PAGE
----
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Old 29th Dec 2014, 14:00
  #391 (permalink)  
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but it illustrates the raw capacity is already there.
No, it really doesn't.

Do you buy an A380 and the leave it on the tarmac and just shout to the world that you've got capacity 400 people ?


Well its the same with satellites.

Satellites cost a lot of money to build, get into space and monitor.

A satellite is in use 24 hours a day, 365 days a year as soon as the satellite reaches space, the operators will already be activating contracts ..... the cost of using satellite transmissions reflects the limited spare capacity available.

A satellite may well have a total transmission capability of X, but you can bet your bottom dollar that most of that capacity has been sold, if not even largely oversold on a contended basis ! The satellite operators would be out of business if that was not the case.

Satellite has always been and will always be more expensive than any form of ground communication, because of all the constraints the technology has, including the technology itself.... once its up there, you can't exactly turn up on site one day and upgrade the kit to newer stuff !

So please guys... ENOUGH of these stupid requests for realtime streaming data from all aircraft .... it just isn't workable. Period.
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Old 29th Dec 2014, 14:18
  #392 (permalink)  
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Civil Aeronautics Board
Aircraft Accident Report

Northwest Airlines, Inc.
Boeing 720B, N724US
Near Miami, Florida
February 12, 1963



Northwest Airlines, Inc., Boeing 720B, N724US, operating as Flight 705, crashed in an unpopulated area of the Everglades National Park, 37 miles west-southwest of Miami International Airport at approximately 1350 e s.t , on February 12, 1963. All 35 passengers and the crew of eight were fatally injured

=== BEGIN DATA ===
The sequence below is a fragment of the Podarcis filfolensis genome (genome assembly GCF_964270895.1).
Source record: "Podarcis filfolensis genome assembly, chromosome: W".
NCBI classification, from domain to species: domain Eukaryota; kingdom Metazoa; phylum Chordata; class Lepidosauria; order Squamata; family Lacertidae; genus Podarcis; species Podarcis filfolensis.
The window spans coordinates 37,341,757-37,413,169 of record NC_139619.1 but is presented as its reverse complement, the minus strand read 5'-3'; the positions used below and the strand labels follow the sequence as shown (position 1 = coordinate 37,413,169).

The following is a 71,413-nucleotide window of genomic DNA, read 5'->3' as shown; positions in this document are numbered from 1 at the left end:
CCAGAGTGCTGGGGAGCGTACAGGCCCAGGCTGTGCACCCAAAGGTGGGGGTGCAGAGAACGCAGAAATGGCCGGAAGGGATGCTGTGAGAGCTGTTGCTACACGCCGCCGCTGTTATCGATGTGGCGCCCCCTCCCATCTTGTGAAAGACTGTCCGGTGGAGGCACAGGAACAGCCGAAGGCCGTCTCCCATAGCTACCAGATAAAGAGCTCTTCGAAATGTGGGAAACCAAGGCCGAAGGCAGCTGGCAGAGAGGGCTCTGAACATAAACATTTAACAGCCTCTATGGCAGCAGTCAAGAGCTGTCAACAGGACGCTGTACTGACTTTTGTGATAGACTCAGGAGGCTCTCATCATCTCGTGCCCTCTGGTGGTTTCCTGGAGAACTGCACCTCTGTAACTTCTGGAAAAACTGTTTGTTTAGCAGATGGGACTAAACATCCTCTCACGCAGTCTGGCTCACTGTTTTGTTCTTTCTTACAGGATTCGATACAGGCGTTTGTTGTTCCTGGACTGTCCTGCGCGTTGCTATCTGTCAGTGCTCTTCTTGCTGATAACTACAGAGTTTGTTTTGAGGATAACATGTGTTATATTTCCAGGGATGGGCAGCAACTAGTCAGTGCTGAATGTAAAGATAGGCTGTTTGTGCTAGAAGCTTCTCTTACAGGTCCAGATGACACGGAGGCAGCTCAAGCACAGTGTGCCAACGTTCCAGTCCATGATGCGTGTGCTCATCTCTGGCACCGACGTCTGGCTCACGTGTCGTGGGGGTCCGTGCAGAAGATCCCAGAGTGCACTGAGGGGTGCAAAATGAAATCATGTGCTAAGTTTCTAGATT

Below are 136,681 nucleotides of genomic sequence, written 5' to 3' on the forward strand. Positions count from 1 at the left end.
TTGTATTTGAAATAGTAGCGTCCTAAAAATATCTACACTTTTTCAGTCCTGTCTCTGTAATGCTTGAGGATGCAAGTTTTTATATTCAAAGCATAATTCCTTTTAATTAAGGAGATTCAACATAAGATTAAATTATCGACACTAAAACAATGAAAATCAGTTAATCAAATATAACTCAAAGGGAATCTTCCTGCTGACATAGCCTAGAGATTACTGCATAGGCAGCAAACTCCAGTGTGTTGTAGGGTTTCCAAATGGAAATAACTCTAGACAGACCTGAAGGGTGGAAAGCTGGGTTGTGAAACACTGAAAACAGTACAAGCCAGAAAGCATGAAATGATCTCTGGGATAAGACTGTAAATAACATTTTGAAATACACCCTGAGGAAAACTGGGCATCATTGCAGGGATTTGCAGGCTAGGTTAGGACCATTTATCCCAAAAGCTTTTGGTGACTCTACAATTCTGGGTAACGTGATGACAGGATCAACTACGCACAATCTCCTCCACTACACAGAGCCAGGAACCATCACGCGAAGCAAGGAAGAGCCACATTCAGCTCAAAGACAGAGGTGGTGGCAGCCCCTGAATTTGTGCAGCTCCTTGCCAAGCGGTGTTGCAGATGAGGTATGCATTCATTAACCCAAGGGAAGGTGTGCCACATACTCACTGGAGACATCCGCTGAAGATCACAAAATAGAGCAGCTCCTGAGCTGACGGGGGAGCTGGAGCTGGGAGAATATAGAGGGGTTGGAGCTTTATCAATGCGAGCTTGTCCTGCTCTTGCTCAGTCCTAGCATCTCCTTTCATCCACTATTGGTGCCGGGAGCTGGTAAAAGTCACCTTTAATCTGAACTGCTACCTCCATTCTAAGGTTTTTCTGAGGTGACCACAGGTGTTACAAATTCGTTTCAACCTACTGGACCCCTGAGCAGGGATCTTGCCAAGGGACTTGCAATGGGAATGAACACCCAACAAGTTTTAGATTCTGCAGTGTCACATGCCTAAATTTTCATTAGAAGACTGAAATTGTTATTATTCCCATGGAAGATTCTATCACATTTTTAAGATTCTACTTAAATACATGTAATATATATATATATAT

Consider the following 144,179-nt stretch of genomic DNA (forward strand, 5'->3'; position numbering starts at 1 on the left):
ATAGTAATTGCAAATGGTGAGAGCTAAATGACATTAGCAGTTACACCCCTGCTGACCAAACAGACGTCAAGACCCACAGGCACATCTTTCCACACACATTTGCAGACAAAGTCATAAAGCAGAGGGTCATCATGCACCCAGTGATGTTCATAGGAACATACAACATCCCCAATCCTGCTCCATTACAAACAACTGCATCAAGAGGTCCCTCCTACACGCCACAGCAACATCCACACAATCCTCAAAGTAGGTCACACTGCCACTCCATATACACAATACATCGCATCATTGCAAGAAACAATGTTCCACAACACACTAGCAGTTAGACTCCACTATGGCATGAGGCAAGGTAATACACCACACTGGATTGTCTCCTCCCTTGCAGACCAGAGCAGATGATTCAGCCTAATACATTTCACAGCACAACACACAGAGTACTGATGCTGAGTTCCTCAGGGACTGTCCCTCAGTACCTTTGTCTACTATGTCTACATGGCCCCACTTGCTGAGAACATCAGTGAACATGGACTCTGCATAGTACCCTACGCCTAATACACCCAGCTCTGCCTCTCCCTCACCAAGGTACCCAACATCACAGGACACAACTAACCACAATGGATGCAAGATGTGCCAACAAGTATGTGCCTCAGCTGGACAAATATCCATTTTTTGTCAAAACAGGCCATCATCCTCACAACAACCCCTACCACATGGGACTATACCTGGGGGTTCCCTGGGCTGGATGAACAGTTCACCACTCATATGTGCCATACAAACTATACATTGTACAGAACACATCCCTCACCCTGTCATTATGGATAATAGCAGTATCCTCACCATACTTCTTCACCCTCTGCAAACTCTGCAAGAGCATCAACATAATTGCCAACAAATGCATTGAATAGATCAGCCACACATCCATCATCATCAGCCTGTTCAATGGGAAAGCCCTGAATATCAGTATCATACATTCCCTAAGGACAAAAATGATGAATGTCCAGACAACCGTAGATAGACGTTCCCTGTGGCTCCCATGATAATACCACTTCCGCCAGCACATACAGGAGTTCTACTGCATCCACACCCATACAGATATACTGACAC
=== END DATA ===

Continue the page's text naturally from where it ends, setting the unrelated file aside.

Flight 705 departed Miami at 1335 e.s.t. Circuitous routing was utilized during the climbout in an effort to avoid areas of anticipated turbulence associated with thunderstorm activity. At 1347 e.s.t , in response to a request for their position and altitude, the flight advised, "We're just out of seventeen five (17,500 feet) and stand by on the DME one." This was the last known transmission from the flight. Shortly thereafter the aircraft entered a steep dive, during which the design limits were exceeded and the aircraft disintegrated in flight.

The Board determines that the probable cause of this accident was the unfavorable interaction of severe vertical air drafts and large longitudinal control displacements resulting in a longitudinal upset from which a successful recovery was not made.

Last edited by airman1900; 29th Dec 2014 at 14:33. Reason: Error
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Old 29th Dec 2014, 14:27
  #394 (permalink)  
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Originally Posted by mixture
Satellites cost a lot of money to build, get into space and monitor....you can bet your bottom dollar that most of that capacity has been sold, if not even largely oversold on a contended basis !...
My previous post: http://www.pprune.org/rumours-news/5...ml#post8801005

Was talking about NASA TDRS (Tracking and Data Relay Satellites): Tracking and Data Relay Satellite System - Wikipedia, the free encyclopedia

They are already built and flying and mainly just used for telemetry from space launches. They have over 1 gigabit/sec of capacity, so they are vastly over-provisioned for the initial intended use. Consequently NASA sells bandwidth on these to other agencies, including non-governmental entities.

I'm not saying continuous telemetry from commercial DFDRs is needed, nor that TDRS is the best way even if it was needed. I'm just responding to the post that there's no available satellite bandwidth.
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Old 29th Dec 2014, 14:27
  #395 (permalink)  

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If it was Commercial Pilots only contributing here, the thread would stay far more relevant (more or less!).

However it is open to all, so we will get subjected to lots of off-track contributions.(Insurance, telemetry, piracy to cite but 3!). To be fair, 99% of air accidents involve pilots directly, but there are the occasional ones such as the Ukraine shoot-down where the pilots will not have had a clue and were doing their job correctly. (Note I say "involve", not ascribing blame unilaterally)